Amrita Participates in Indo-German Symposium
February 6, 2013
By some estimates, Germany is one of the most active research partners for India in science and technology, second only to the US. In recent times, approximately 13% of all Indian publications in international journals have been co-authored with German scientists.
The 5th Indo-German Symposium in Frontiers of Engineering will be hosted in Hyderabad this year during March 14-17. As in previous years, it will be co-organized by the Alexander von Humboldt Foundation and the Indian Department of Science and Technology (DST).
Participation in the symposium is limited to the top 30 scientists from both countries and is by invitation only.
Major topics to be discussed in the symposium this year will include clean water, engineering for natural disasters and hazard management, inorganic-organic bio-hybrid materials and power electronics.
From Amrita, Dr. Maneesha Ramesh, Director, Amrita Center for Wireless Networks & Applications is invited to attend the symposium.
The Center is known for its successful deployment of a landslide prediction system based on wireless sensors in the Munnar region of Kerala. The Government of India has invited the Amrita team to deploy such systems in the Himalayas and the North-East areas of the country prone to frequent landslides.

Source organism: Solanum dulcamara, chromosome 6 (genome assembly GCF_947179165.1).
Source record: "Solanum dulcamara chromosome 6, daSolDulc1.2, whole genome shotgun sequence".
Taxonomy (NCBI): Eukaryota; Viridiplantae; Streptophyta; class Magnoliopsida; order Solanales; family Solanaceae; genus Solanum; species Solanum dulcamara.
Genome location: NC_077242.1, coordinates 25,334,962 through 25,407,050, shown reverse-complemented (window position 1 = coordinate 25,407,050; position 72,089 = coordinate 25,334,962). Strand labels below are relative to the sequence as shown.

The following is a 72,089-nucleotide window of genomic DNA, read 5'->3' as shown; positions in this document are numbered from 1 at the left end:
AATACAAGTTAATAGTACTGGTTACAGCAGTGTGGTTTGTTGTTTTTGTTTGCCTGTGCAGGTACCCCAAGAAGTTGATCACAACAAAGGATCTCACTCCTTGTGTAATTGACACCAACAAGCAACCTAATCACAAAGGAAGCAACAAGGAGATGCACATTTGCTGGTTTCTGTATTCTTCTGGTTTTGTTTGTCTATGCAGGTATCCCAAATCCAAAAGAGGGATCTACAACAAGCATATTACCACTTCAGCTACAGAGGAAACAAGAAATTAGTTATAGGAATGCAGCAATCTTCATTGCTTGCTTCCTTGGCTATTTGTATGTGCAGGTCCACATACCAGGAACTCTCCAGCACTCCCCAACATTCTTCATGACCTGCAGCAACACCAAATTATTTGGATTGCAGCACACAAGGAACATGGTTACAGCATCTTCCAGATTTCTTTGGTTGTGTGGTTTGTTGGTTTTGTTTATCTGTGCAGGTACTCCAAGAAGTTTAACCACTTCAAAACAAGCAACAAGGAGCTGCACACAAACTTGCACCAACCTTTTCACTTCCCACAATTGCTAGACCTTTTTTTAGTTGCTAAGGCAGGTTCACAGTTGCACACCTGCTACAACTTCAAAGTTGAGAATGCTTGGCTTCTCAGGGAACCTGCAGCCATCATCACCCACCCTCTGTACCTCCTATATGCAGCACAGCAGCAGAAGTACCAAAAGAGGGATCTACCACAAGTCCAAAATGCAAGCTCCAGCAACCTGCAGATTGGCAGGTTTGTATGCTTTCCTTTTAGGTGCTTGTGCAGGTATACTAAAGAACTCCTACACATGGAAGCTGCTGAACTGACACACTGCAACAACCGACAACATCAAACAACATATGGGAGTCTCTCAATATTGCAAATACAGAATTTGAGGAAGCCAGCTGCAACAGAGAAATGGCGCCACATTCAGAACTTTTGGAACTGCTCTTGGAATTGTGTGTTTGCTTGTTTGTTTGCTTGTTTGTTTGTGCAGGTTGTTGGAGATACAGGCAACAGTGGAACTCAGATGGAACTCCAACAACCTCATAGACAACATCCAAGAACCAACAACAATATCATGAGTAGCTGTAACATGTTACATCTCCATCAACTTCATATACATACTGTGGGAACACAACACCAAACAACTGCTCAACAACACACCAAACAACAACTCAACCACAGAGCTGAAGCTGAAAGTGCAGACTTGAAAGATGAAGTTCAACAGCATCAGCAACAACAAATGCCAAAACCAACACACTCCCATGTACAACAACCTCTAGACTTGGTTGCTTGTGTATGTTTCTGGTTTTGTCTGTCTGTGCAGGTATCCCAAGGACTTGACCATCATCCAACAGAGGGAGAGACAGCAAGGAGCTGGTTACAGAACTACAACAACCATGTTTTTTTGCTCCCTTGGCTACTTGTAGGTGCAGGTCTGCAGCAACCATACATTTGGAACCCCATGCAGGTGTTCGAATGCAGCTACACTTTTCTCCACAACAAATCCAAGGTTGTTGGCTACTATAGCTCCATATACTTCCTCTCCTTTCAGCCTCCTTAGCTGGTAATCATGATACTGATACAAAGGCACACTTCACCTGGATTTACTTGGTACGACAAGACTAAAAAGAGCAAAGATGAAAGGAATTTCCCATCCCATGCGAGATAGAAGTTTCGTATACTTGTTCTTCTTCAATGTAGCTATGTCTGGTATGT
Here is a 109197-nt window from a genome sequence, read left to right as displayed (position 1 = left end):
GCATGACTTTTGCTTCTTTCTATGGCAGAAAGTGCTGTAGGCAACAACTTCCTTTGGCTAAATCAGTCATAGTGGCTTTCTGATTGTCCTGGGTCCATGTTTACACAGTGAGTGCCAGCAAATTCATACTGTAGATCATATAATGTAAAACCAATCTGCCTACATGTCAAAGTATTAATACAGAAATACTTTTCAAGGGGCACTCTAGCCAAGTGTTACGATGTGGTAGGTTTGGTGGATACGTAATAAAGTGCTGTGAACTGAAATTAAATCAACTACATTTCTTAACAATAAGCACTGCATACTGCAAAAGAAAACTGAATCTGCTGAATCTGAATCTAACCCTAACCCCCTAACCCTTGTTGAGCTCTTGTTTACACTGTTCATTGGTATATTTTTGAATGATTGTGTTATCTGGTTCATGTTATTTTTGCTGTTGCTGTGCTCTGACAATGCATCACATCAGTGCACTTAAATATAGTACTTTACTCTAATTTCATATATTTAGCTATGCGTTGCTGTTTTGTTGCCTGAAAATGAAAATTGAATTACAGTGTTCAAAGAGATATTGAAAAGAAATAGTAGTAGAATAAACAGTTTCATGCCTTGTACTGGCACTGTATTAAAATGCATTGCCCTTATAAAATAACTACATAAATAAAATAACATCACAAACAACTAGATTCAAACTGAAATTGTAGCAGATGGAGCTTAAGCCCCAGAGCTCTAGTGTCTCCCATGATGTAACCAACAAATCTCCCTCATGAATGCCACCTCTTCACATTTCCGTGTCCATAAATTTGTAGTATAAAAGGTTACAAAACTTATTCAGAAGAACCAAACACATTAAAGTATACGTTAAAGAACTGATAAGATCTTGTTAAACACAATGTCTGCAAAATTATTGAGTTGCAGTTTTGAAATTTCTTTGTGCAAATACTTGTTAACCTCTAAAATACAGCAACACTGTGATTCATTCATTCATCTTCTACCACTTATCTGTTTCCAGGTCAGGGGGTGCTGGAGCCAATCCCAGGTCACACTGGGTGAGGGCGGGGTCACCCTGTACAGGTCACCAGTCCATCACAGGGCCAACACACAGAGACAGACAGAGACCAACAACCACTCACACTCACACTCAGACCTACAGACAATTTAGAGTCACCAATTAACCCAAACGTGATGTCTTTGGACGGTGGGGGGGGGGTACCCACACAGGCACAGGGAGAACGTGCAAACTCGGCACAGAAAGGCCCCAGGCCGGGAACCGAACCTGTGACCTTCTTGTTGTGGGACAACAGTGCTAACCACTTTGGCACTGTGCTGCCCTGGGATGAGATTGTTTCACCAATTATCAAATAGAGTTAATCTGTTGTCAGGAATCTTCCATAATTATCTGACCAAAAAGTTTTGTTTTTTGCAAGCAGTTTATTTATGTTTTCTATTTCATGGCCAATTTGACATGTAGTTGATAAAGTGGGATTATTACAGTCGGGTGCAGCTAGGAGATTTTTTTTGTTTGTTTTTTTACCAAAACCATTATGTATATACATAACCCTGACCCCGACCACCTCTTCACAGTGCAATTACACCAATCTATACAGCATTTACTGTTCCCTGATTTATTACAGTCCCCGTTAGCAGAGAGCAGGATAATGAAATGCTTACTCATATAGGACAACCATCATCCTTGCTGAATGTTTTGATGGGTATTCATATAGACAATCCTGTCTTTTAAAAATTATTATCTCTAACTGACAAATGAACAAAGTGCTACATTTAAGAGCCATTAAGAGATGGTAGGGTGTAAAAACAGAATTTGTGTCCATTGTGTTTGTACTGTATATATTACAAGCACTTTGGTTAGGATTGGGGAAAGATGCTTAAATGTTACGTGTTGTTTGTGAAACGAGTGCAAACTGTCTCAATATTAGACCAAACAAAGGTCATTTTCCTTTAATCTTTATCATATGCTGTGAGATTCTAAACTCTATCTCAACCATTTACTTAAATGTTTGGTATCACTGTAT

The symposium will facilitate the disbursal of residence allowances to Indian scientists for working visits to German research labs for upto 30 days, to be exclusively funded by the Alexander von Humboldt Foundation.
The Alexander von Humboldt Foundation, co-founded by the German Federal Foreign Office and the Federal Ministry of Education and Research, is Germany’s leading academic cooperation institution. The foundation is named after researcher Alexander von Humboldt (1769-1859). Some celebrate his South American journey during 1799-1804 as the real discovery of the continent.
“Nature herself is sublimely eloquent. The stars as they sparkle, fill us with delight and ecstasy. And yet they all move in orbits marked out with mathematical precision,” he is believed to have once remarked.
This world-view also found support in his emphasis on interdisciplinary sciences. He believed that biology, meteorology and geology all determined the existence of specific plants in specific locations in the world.
Today, the foundation named after him has spawned an international network of cooperation of several thousand scientists, including some 50 Nobel Laureates. Amrita is proud to participate.